PM Narendra Modi launches Setu Bharatam for making NHs rail crossing-free
Emphasising the need for infrastructure development, Prime Minister Narendra Modi on Friday launched a Rs 50,800-crore ‘Setu Bharatam’ programme that aims at ensuring national highways without railway crossings by 2019 and overhaul of pre-Independence era bridges.
Modi drew a parallel between roads and veins. The roads are of same importance for a nation as veins for a human body, he said.
“The government wishes to make a quantum jump…the importance of roads for a nation is the same as the importance of arteries and veins in the human body,” the PM said, adding that the government’s emphasis is not just on highways, but also on “I-ways (Information ways) and railways”.
Under the project, as many as 208 rail over and under bridges (ROBs/RUBs) would be constructed at unmanned railway crossings on national highways and 1,500 dilapidated British-era bridges would be widened, rehabilitated or replaced in a phased manner at a cost of R20,800 crore and R30,000 crore, respectively.
The road ministry has already appointed 11 consultants for preparing detailed project reports (DPRs) for the ROBs/RUBs. Consultants have submitted 73 DPRs to the ministry that expects to sanction 64 ROBs/RUBs at an estimated cost of R5,600 crore in the current financial year.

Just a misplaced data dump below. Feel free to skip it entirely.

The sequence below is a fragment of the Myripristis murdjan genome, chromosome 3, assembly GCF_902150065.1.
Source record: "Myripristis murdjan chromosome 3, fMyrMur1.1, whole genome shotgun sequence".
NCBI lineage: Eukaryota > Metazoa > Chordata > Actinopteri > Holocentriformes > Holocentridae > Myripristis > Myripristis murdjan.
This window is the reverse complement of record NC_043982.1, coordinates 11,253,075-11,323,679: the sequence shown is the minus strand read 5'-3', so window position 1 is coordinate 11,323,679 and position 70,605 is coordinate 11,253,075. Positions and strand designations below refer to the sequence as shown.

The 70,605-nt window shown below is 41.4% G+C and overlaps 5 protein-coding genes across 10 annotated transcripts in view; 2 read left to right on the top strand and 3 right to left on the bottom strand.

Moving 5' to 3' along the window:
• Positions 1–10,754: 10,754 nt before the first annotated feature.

For revamping the bridges, the ministry has already invited bids from project consultants for preparing DPRs and hopes to award the consultancy work within this month.
Accusing the previous governments of being in the habit of doing incremental work only, Modi said the approach of the present dispensation was different and this was driven by long-term growth plan aimed at satisfying the long-felt aspirations of people.
“We have taken a comprehensive and integrated approach. We know the problems and we want to change them with strength, not incremental change,” he said.
In an oblique reference to the previous administration which did not do anything to map the bridges and create a database, Modi said, “Nobody knows which bridge is where. Imagine how works were being done. I am not blaming any elected body for this or any prime minister or ministers. This is the flaw of the system. We didn’t accord priority to these things.”
The road ministry has already established a bridge management system with the aim to carry out condition survey including inventorisation of all bridges, around 1,50,000 on national highway system by using mobile bridge inspection units. It has also appointed 11 consultancy to carry out the survey. The first cycle of this condition survey will be completed by June. Till now, inventorisation of 50,000 bridges has been completed.